Sunshine Coast residents are concerned, and want information.
The Woodfibre project slated for Howe Sound is expected to have a liquefied natural gas (LNG) storage capacity which exceeds the thresholds set out in the federal regulations, and is thereby reviewable by the federal government.
Knowing this, the B.C. government requests that only B.C. proceed with its environmental assessment on the proposal.
How can we have faith in a B.C. environmental process when they withhold a report from the public that measures the greenhouse-gas emissions associated with developing an LNG industry? Could increases from LNG emissions double, or more, the province's entire output of GHG emissions? Can we really trust an unbiased environmental assessment by a government who is pushing for LNG facilities in B.C.?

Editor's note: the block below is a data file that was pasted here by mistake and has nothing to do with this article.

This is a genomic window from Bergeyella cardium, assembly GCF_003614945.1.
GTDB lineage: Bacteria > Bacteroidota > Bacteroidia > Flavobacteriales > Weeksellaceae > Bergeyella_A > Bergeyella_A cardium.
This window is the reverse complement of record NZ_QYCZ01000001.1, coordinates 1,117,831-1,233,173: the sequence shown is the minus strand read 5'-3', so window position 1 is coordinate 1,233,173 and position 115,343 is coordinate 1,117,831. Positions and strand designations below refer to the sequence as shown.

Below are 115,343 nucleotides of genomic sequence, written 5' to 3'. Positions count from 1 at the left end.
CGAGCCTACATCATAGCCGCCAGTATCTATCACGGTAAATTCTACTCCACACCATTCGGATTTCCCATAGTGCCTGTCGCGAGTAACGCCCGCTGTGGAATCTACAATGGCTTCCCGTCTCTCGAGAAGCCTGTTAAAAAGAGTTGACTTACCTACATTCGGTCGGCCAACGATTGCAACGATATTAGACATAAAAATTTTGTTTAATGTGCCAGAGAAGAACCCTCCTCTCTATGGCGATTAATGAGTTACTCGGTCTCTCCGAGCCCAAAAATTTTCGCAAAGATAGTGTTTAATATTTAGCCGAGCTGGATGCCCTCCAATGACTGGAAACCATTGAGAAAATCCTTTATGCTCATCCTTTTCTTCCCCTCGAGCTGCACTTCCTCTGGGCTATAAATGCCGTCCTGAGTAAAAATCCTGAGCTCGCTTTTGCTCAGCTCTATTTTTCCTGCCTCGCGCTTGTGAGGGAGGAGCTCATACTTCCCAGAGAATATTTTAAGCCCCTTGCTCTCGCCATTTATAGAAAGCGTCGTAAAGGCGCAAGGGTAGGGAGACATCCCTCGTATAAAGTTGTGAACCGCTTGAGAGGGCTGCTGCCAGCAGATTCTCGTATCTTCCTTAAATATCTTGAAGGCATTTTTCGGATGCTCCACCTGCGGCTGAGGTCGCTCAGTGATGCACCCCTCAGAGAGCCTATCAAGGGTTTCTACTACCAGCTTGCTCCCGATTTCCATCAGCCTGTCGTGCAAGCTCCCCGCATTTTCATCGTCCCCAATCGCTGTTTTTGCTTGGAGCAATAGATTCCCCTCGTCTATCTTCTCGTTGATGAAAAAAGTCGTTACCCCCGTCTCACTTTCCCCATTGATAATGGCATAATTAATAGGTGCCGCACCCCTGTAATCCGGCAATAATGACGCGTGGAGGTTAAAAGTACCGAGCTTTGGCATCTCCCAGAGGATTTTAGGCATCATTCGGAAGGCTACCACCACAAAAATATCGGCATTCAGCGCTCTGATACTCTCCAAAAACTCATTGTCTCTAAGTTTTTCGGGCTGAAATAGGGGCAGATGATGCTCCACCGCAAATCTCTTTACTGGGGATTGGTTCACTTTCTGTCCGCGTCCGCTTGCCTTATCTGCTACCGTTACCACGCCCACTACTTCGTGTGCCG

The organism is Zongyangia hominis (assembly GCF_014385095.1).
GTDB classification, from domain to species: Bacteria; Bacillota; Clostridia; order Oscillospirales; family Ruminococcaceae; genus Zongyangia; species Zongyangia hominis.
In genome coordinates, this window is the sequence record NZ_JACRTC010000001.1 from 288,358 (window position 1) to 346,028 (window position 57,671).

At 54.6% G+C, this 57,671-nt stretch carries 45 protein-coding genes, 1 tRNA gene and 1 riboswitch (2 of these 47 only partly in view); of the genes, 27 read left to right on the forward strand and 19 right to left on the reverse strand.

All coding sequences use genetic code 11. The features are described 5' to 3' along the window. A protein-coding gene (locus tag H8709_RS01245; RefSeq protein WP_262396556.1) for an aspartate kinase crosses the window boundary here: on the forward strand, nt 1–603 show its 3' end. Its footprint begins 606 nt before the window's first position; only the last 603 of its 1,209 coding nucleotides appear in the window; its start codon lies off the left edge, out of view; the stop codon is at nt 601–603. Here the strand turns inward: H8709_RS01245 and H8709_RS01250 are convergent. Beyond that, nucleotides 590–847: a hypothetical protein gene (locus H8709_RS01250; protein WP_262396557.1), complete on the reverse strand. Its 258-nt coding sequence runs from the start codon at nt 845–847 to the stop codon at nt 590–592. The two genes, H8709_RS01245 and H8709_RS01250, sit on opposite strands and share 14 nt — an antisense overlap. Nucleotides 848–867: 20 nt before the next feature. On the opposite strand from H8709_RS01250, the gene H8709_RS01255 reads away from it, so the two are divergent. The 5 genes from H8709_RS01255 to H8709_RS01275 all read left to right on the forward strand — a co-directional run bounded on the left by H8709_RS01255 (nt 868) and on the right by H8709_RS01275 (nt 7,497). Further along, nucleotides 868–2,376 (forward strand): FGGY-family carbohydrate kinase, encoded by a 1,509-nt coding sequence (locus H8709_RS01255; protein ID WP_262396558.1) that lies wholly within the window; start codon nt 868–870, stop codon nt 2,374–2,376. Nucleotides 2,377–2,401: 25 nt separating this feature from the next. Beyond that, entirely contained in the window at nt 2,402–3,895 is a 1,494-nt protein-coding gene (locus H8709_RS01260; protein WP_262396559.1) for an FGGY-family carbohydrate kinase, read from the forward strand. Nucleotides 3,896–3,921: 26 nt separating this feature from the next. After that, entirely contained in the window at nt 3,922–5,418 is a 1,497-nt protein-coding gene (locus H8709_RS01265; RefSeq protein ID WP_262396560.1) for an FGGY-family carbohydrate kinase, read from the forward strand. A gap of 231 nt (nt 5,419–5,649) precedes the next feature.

With the cutbacks proposed for the Canadian Coast Guard by 2015, questions arise around citizens' safety. What is the emergency response plan for an LNG explosion in Howe Sound?
Eight or more LNG tankers, 295m long by 47m wide or larger, would be travelling through our BC Ferry route each month. Tankers and support vessels require a safety exclusion zone of two miles ahead and one mile astern while fully loaded.
This zone will affect the travel of commercial maritime traffic, BC Ferries, and recreational boat traffic.
Powell River, Texada and Savary island residents and businesses will also feel the effects of any disruption of ferry schedules.
Our two weekly newspapers on the Sunshine Coast have been void of information of the ongoing public engagement with Woodfibre LNG, yet we will be directly affected. This is discrimination against residents and First Nations by the proponent and by both federal and provincial governments. We continue to ask to be included in the public process. We remain hopeful.
Vel Anderson, Gibsons
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